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Scott Gordon, NBC 5 News
Someone lit several firebombs outside the Fort Worth office of state Sen. Wendy Davis, her spokesman said. No one was injured in the incident.
A man lit several firebombs outside the Fort Worth office of state Sen. Wendy Davis on Tuesday, startling two staff members who opened the door to find flames shooting in the air, the senator's spokesman said.
No one was injured, and Davis was not in the office at the time. An employee put out the fire with an extinguisher, said Anthony Spangler, the senator's spokesman.
The man fled across the street, according to witnesses.
"Politics is always very heated," Spangler said. "We don't know if this has anything to do with politics. We'll know a lot more when police and fire identify a suspect."
Davis, a former Fort Worth City Council member, has been locked in a heated battle over redistricting. Her office is located on trendy West Seventh Street.
She praised police and firefighters for their quick response and said she doesn't know who would lit the firebombs.
"It's a sad but true fact of public service that we have to feel concerned sometimes for our personal safety," Davis said.
Arson investigators spent several hours examining the scene and carrying out several fuel-filled bottles known as Molotov cocktails.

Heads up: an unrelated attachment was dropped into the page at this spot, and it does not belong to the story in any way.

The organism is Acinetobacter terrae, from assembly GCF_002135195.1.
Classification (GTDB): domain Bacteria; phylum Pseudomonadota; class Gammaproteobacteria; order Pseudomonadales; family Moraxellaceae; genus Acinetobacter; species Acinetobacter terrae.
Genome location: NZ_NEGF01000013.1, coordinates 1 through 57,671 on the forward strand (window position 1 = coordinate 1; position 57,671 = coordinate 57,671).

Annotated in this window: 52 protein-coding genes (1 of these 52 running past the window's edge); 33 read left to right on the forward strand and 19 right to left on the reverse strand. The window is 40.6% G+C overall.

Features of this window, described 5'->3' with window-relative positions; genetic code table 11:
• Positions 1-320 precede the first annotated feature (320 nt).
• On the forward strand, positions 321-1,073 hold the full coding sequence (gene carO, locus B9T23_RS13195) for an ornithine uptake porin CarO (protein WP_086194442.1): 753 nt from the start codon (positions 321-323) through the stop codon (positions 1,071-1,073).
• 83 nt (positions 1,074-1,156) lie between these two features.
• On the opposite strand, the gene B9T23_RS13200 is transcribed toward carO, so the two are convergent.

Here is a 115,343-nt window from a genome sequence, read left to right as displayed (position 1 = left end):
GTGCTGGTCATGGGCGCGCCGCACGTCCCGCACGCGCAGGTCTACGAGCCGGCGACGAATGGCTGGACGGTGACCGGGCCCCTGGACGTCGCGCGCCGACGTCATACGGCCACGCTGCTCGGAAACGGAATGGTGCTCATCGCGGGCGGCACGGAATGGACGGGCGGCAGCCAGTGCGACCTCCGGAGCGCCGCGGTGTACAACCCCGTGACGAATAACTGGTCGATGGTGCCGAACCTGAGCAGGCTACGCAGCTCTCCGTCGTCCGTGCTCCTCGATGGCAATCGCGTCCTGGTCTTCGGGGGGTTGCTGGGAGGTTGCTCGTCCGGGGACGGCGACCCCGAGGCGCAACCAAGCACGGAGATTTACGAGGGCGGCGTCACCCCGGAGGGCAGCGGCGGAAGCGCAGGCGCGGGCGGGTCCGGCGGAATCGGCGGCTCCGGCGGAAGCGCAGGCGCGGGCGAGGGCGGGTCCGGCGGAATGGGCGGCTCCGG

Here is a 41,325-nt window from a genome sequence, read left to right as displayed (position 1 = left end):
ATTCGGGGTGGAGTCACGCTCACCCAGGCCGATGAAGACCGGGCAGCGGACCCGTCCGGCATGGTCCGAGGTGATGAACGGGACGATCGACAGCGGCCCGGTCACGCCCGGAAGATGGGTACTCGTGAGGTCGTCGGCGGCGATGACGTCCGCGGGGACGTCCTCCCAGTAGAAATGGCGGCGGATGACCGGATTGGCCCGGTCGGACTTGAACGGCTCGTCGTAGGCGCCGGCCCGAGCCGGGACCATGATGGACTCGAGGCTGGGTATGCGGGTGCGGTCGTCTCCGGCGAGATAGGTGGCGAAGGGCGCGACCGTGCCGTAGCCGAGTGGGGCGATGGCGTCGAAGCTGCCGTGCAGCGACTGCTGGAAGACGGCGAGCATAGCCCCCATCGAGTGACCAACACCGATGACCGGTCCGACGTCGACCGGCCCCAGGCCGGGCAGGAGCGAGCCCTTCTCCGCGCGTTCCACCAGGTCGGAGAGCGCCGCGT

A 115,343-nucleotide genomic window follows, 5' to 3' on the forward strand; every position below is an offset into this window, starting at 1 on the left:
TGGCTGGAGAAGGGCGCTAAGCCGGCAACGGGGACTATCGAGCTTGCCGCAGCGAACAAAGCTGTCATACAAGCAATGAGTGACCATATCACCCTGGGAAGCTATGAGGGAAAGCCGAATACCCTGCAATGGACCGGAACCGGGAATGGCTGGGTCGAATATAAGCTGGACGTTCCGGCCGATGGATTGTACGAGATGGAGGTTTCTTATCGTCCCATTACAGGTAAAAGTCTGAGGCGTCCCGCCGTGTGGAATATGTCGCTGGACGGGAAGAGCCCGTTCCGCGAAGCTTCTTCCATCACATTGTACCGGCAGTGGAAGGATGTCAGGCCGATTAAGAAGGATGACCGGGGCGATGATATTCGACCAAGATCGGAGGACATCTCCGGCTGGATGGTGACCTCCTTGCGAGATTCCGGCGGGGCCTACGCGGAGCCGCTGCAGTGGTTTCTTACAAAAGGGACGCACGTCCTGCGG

A valet who works for a restaurant across from the office building said he and two other men saw the man running out the building moments after the fire alarm sounded.
The valet, who declined to give his name, said they chased the man but lost him after he ran across the street.
Spangler said the Texas Department of Public Safety was assisting the Fort Worth Fire Department in the investigation.
"I think our staffers were probably very shocked by what happened and glad to get out of the office safely," Spangler said.
Davis said her office would reopen Wednesday morning.
"We are going to try to continue to be calm but strong on the issues we believe in," she said.
Spangler also said the senator's office had received no recent threats, but investigators were checking into reports the arsonist matched the general description of a disgruntled constituent who had gone to the office in the past week.